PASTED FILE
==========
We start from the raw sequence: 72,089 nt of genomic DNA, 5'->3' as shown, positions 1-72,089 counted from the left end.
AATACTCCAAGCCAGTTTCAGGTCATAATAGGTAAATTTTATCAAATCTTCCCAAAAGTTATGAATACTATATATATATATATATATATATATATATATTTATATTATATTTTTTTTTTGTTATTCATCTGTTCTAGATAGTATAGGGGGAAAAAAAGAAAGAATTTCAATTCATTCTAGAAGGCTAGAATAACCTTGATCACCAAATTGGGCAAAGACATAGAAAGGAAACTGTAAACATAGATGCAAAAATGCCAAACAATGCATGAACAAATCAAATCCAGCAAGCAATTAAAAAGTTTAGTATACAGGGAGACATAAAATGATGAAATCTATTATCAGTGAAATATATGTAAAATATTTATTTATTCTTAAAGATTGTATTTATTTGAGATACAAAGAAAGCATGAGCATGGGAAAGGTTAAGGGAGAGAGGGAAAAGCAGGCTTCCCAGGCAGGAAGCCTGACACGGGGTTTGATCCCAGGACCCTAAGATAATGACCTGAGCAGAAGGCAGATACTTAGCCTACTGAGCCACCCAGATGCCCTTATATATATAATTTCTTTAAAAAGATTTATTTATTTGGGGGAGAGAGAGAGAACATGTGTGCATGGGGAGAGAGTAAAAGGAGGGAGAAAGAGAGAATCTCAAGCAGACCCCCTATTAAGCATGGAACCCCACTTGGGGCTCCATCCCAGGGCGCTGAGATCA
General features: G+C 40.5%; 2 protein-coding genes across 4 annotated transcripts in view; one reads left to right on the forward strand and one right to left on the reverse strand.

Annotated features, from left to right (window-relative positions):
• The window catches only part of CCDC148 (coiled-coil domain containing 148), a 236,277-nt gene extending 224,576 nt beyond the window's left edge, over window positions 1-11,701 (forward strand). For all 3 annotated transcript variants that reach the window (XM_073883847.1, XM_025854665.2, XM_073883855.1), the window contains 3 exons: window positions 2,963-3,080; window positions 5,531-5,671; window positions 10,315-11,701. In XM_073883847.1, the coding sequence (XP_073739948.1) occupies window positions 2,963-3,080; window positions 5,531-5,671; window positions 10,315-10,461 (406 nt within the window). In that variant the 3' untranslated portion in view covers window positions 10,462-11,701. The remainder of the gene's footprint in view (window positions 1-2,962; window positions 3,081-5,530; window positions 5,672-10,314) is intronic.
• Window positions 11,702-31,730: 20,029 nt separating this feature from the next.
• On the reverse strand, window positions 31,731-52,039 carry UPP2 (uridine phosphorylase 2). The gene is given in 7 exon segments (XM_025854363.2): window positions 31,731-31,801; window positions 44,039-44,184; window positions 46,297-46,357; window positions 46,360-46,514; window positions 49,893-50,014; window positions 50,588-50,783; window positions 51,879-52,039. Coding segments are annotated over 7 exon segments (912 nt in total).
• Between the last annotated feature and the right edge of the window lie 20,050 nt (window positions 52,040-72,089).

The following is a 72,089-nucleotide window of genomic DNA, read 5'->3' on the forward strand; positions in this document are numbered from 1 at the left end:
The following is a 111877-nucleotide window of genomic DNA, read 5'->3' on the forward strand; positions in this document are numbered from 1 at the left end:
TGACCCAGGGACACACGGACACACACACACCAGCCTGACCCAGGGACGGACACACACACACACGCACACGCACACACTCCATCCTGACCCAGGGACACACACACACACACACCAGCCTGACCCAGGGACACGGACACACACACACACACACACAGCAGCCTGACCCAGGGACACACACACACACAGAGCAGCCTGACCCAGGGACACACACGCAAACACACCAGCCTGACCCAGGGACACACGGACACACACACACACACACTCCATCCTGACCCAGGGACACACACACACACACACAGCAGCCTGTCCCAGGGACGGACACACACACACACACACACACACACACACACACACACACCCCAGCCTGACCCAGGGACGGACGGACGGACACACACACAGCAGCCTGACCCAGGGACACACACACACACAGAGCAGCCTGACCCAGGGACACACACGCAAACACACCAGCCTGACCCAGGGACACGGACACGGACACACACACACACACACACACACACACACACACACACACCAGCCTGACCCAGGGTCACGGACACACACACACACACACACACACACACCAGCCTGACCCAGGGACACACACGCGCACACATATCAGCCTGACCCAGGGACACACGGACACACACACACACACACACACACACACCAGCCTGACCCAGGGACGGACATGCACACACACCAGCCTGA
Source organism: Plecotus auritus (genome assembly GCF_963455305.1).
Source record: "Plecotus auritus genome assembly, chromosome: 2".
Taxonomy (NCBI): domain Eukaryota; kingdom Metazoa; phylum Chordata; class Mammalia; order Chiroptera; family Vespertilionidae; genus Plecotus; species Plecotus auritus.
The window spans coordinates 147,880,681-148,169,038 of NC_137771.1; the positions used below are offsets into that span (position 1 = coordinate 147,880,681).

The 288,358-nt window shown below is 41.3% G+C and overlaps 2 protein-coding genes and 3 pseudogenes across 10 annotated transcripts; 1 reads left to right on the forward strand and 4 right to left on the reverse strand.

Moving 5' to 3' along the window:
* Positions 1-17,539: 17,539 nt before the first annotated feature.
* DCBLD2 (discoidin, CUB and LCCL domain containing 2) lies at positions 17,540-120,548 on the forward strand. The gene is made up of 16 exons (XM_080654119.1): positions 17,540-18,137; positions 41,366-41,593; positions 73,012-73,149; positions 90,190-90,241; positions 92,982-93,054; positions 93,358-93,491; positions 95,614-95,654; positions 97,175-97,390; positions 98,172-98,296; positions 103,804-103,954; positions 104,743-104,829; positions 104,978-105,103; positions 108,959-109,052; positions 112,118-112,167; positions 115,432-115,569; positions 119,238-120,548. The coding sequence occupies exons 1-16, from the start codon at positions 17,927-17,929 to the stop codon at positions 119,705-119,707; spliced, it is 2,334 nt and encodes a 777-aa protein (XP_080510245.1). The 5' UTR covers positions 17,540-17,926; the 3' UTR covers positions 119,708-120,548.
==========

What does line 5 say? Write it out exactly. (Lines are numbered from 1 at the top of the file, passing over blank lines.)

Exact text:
• The window catches only part of CCDC148 (coiled-coil domain containing 148), a 236,277-nt gene extending 224,576 nt beyond the window's left edge, over window positions 1-11,701 (forward strand). For all 3 annotated transcript variants that reach the window (XM_073883847.1, XM_025854665.2, XM_073883855.1), the window contains 3 exons: window positions 2,963-3,080; window positions 5,531-5,671; window positions 10,315-11,701. In XM_073883847.1, the coding sequence (XP_073739948.1) occupies window positions 2,963-3,080; window positions 5,531-5,671; window positions 10,315-10,461 (406 nt within the window). In that variant the 3' untranslated portion in view covers window positions 10,462-11,701. The remainder of the gene's footprint in view (window positions 1-2,962; window positions 3,081-5,530; window positions 5,672-10,314) is intronic.